How is this show different from other documentaries or shows that try to examine our justice system?
This is not a show that wags a finger and says the criminal justice system is broken and messed up. It’s a show that’s intended to look at the system to see if justice is being served, and to look at potential problems within the system so that they can be corrected.
You’ve spent the last two decades exposing these types of issues as a filmmaker and director. But how does that affect you as an individual? Do you still have faith in the criminal justice system?
I have tremendous faith in the concept of America, and I have tremendous faith in the criminal justice system as it’s intended to be. But I think we are facing monumental problems that need to be addressed. We have the highest incarceration rate in the world. We have privatization of prison, which de-incentivizes rehabilitation. In fact, rehabilitation as a concept seems to be decreasing in importance in the corrections system. We have extreme racial bias in the criminal justice system.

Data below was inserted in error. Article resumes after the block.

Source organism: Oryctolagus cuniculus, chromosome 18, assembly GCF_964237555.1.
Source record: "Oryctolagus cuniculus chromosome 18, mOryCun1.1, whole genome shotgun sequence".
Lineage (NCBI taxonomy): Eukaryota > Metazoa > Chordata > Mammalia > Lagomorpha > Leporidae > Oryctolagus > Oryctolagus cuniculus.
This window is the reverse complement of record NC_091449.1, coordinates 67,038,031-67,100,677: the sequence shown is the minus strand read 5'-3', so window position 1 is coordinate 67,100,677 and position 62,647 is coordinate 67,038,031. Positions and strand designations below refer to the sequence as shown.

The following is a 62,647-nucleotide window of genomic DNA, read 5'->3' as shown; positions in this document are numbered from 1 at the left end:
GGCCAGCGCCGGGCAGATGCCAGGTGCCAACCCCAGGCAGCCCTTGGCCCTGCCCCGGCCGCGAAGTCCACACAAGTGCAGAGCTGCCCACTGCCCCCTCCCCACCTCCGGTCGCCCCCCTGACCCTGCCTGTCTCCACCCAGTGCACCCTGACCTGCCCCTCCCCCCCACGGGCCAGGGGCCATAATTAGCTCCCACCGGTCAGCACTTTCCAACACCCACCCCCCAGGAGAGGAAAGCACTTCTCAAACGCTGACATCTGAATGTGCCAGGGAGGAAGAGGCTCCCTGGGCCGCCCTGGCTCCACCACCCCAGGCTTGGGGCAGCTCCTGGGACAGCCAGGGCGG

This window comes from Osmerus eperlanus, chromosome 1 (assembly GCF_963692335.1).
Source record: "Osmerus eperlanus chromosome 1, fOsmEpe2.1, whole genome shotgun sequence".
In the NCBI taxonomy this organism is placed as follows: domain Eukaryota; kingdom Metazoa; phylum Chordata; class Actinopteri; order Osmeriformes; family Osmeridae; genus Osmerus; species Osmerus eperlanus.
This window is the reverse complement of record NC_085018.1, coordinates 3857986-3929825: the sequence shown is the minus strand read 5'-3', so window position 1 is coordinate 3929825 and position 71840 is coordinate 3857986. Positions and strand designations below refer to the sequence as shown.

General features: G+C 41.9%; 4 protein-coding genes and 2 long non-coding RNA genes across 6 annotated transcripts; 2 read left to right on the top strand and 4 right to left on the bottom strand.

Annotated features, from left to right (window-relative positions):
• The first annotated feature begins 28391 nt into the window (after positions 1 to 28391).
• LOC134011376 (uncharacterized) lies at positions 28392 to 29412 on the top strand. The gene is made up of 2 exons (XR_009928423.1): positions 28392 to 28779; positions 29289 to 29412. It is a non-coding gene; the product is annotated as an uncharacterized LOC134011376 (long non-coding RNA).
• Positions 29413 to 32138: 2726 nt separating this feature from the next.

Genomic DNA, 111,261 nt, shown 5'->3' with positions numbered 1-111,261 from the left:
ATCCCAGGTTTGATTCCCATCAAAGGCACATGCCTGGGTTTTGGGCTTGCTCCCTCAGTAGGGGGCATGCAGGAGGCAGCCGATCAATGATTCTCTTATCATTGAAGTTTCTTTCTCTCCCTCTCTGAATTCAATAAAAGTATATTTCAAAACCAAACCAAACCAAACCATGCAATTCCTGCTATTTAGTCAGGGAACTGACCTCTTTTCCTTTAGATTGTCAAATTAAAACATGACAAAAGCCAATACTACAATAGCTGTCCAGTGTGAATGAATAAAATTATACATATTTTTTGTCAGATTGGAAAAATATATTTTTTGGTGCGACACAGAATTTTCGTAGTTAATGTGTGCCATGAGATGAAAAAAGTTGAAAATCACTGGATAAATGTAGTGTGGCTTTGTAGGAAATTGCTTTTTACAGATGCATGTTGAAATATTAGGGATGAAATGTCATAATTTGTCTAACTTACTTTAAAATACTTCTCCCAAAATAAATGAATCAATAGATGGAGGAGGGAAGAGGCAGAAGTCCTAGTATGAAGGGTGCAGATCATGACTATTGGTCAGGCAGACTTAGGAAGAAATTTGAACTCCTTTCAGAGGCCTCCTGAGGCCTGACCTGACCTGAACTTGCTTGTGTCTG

There are all sorts of issues that we need to address, but that doesn’t mean the system doesn’t work — it often does work. What it means is the system can be better. I just view it as my mission in life to shine a light on situations in which the system is not working so that we can have a better system.
Is there any one story out of the series that stands out the most to you?
I think my favorite episode of all of them, because it really captures the complexity and the duality of legal situations, is episode three, which is about mandatory sentencing.
That episode to me kind of perfectly illustrates the complexity, because there is no one answer.
In Florida, Orville Lee Wallard, a normal family man working for SeaWorld, by all accounts a law-abiding citizen, in his mind was shooting a gun in self-defense as a warning shot. Because of Florida’s 10-20-life mandatory sentencing, he’s been put away in prison for 20 years. This has decimated the family financially, and that family probably will never recover from a very stiff mandatory sentencing.
When you just hear that story, it makes you think, “Gee mandatory sentencing is problematic.”
But when we go to Chicago and we highlight Hadiya Pendleton, those parents want — and I would want it too — mandatory sentencing. Their daughter was killed in a case of mistaken gang identity. The shooter would have been incarcerated for a previous crime had there been a mandatory minimum gun law in Chicago.